rubber temperature that gives a higher bounce.
To demonstrate the effects of deformation speed and tem-
perature on the behavior of squash balls, compression tests
were also conducted with cold balls. Although it is possible
to use a low temperature chamber around the test machine,
such facilities are not that common, and hence a simpler
method was used of precooling the balls in a freezer, fol-
lowed by immediate testing at high speed. Balls were re-
turned to the freezer for at least 1 h between tests. Figure 6
shows the force/compression curves for the double yellow
dot balls at 23 and 0 °C, both at a speed of 1000 mm/min.
The data show that it takes larger forces to compress the cold
ball, and there is also a significantly larger hysteresis loop,
which would mean more energy lost during compression and
so a lower bounce.
Fig. 6. Force/compression behavior at 1000 mm/min for yellow dot balls at
23 and 0 ° C.
Fig. 7. Variation of hysteresis with rate and temperature for yellow dot balls.
Fig. 8. The variation of force at 16 mm compression with rate and tempera-
ture for double yellow dot balls.
Fig. 5. Force/compression behavior at 100 mm/min for yellow dot balls
with and without a hole.
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4 4Am. J. Phys., Vol. 79, No. 2, February 2011 Lewis, Arnold, and Griffiths
V. THE EFFECTS OF TEMPERATURE AND RATE
ON COMPRESSION TESTS
The hysteresis was determined by measuring the area be-
tween the loading and the unloading curves and dividing by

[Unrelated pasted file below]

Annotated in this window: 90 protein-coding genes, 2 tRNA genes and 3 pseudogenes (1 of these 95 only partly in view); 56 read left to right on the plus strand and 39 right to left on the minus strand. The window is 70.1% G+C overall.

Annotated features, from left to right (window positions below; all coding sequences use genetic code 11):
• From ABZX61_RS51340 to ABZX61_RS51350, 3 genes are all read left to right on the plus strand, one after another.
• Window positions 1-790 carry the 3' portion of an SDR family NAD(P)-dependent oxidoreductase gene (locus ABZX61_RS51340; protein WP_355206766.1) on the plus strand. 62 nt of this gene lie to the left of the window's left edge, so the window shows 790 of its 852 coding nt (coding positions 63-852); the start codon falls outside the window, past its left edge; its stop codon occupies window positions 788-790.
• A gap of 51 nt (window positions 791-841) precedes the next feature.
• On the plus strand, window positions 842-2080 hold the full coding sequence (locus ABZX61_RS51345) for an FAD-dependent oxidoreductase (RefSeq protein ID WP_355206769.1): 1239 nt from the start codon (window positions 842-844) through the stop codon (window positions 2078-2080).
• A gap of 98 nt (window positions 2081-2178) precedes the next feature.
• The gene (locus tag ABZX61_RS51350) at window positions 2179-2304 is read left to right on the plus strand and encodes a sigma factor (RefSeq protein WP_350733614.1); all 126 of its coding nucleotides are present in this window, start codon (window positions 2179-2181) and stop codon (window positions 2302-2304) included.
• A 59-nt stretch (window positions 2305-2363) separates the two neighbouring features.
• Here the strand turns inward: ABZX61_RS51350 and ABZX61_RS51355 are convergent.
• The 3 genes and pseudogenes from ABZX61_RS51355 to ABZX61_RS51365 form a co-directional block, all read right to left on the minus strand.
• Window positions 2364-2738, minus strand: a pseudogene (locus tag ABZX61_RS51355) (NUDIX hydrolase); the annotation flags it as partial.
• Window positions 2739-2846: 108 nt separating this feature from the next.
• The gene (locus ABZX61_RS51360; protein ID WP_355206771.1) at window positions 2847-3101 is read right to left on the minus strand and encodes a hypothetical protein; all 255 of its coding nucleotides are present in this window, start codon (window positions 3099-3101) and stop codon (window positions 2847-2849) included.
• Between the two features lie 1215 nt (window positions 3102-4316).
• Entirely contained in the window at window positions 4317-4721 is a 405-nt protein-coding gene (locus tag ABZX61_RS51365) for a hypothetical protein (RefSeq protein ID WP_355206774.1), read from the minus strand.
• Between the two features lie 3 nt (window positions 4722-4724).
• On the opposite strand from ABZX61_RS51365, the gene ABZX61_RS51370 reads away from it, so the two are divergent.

the area under the loading curve. Figure 7 shows the average
hysteresis for the double yellow dot balls plotted against the
loading rate, with the effects of holes and low temperature
also shown. We see that the hysteresis increases slightly as
the rate of compression increases and more significantly as
the temperature decreases. The hysteresis values of the balls
with holes are larger, reflecting the lower energy stored
rather than any more energy lost. The Max blue balls exhib-
ited a similar behavior.
Figure 8 shows the force at 16 mm deformation, which
also increases with the loading rate and with lower tempera-
ture. The balls with holes have considerably lower values
because the contribution from compressing the air is now
absent. Figure 9 shows the stiffness of the balls as deter-
mined from the slope of the loading curve. The stiffness
increases with loading rate and with lower temperature, but
shows little effect of the holes, indicating that the compres-
sion of the air only becomes important with more compres-
sion.
VI. ENERGY LOSS
By measuring the hysteresis loops of the compression tests
and comparing them with the rebound tests, it is possible to